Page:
The convener of Bo’ness Community Council went to Falkirk councillors last week with a plea to treat her town fairly – and ask why Bo’ness was getting such a small share of a £2 million windfall.
Members of the community council were outraged when they saw details of how Falkirk Council will spend the Scottish Government cash, that must be spent on town centre regeneration projects.
Convener Madelene Hunt, who was also there to represent Bo’net networking group, claimed that Bo’ness’ share of the cash had dwindled – and that at one point the town had been promised £1 million to improve access to its library and install free Wi-Fi in the town centre.
Mrs Hunt noticed that Bo’ness will actually receive around £500,000 worth of works in a report that was presented to councillors at a meeting of the executive.
She told councillors: “I was quite concerned when the agenda came out because originally we had asked for £500,000 – then we got told it was being divided between just three town centres, so we asked for it to be split three ways which would be £660,000.
“Then we were led to believe we were getting £1 million – so when this came out it was a great disappointment.”
She wanted to know how the money had been allocated and why so little had ended up going to Bo’ness.
“Why once again is Falkirk getting the bulk of the money and little towns get a wee something to keep them quiet?” she asked.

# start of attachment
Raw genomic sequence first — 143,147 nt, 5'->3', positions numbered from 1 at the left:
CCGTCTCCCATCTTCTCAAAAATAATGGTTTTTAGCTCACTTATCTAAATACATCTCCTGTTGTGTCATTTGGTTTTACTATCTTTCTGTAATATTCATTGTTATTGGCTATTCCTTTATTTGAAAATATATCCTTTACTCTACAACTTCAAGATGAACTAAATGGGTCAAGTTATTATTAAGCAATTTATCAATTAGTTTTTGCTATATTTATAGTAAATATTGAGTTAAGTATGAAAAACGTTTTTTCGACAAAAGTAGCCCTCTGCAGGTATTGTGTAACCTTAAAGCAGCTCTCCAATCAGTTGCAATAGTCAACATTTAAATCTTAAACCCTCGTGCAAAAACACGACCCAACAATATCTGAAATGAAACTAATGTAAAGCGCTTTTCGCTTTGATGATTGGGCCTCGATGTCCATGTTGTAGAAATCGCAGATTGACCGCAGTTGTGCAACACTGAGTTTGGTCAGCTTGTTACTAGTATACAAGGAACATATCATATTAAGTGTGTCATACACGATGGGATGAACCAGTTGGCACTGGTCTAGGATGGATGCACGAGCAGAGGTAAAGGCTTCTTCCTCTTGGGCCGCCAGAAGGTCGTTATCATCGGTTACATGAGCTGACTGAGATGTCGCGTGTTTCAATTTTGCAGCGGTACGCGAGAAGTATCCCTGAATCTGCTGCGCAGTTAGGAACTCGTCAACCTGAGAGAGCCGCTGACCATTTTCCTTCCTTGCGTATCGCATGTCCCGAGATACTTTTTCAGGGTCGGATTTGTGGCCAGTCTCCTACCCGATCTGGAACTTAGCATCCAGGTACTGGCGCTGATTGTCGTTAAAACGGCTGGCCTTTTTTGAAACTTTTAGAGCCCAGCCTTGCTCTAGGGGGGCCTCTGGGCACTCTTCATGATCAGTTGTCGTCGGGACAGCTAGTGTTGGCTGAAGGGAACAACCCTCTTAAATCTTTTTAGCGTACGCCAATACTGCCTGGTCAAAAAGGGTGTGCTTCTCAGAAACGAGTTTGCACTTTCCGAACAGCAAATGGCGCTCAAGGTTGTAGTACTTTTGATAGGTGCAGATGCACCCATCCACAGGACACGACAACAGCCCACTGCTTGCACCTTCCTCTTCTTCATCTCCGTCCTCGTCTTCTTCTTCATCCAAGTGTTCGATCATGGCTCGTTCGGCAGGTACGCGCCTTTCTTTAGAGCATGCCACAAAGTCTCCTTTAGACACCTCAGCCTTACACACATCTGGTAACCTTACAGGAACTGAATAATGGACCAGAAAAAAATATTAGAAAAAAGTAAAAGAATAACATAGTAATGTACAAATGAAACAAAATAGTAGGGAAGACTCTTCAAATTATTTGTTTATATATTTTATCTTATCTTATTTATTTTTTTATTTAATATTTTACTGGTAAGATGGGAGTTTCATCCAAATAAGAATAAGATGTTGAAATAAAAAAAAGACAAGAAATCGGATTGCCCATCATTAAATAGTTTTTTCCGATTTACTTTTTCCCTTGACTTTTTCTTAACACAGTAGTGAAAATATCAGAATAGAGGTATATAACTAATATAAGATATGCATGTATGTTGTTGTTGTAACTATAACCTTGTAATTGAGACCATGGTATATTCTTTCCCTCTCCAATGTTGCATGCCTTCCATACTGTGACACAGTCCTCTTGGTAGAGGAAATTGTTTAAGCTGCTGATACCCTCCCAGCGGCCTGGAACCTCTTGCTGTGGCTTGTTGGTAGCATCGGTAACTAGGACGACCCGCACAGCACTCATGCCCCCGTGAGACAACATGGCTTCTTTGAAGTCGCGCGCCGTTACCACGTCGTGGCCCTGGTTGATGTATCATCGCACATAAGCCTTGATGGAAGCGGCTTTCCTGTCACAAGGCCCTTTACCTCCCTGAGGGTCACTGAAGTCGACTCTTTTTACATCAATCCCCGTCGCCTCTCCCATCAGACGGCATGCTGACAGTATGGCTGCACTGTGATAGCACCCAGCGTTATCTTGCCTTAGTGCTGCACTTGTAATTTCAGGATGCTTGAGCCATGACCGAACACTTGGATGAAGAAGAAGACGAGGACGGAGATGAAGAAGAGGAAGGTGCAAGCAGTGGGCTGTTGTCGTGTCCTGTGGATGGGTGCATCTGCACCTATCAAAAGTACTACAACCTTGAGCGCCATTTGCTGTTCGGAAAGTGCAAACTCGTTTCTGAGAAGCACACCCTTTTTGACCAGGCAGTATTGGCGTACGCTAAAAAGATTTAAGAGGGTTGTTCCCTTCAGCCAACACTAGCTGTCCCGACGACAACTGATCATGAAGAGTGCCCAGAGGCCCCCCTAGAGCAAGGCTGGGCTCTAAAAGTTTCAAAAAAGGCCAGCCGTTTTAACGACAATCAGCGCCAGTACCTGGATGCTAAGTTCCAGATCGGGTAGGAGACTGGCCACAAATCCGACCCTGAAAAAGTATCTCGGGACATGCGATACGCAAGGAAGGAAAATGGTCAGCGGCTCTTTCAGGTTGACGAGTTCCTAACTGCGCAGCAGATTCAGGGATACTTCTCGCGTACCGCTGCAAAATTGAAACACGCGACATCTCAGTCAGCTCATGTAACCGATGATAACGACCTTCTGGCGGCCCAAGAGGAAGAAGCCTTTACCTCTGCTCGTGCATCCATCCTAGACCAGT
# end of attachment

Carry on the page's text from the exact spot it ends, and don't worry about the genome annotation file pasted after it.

“People asked how would you spend £1 million in Bo’ness? Well, quite easily actually. I could spend £10 million!”
But council leader Cecil Meiklejohn said that the funding was time sensitive and it needed projects that were ready to move quickly.
She said: “Projects were discussed with the communities and the funding was split based on these projects.
“This wasn’t about equality, it was about what would make an impact in each town centre.”
Of the money Bo’ness will get, £200,000 will be used to make its library’s community rooms more accessible; £16,000 to install WiFi ; and £280,000 improve properties on South Street and East Partings – all projects that had been agreed as priorities by the community.
Councillor David Alexander asked Mrs Hunt if she accepted that “she wasn’t offered a figure, she was offered a programme, which was going ahead”.
He said: “The library, the infrastructure such as the WiFi, the work on the empty shops – can you confirm all of these are going ahead?”
She replied: “Yes, but we’ve had very limited communication since our first meeting.”
Mrs Hunt said the group was also looking for premises that could be used by community groups as well as people who work from home to be able to network.
Director of development Rhona Geisler said the decision was very much based on delivering practical projects that were priorities for their communities.
She said: “Falkirk is the largest of our town centres, it has the longest list of projects and if you look at that list we haven’t gone anywhere near them all.”
Grangemouth’s share will be used to demolish longstanding vacant and unlettable commercial properties as well as provide WiFi to Charlotte Dundas and Grangemouth town centre.
Falkirk’s share of the cash will be used for upgrade car park ticket machines and improve signage. It will also introduce safety improvements for pedestrians at Newmarket Street and Lint Riggs. The money will also provide luggage lockers at Falkirk Grahamston Station to support tourism. Falkirk town centre will also get Wi-Fi.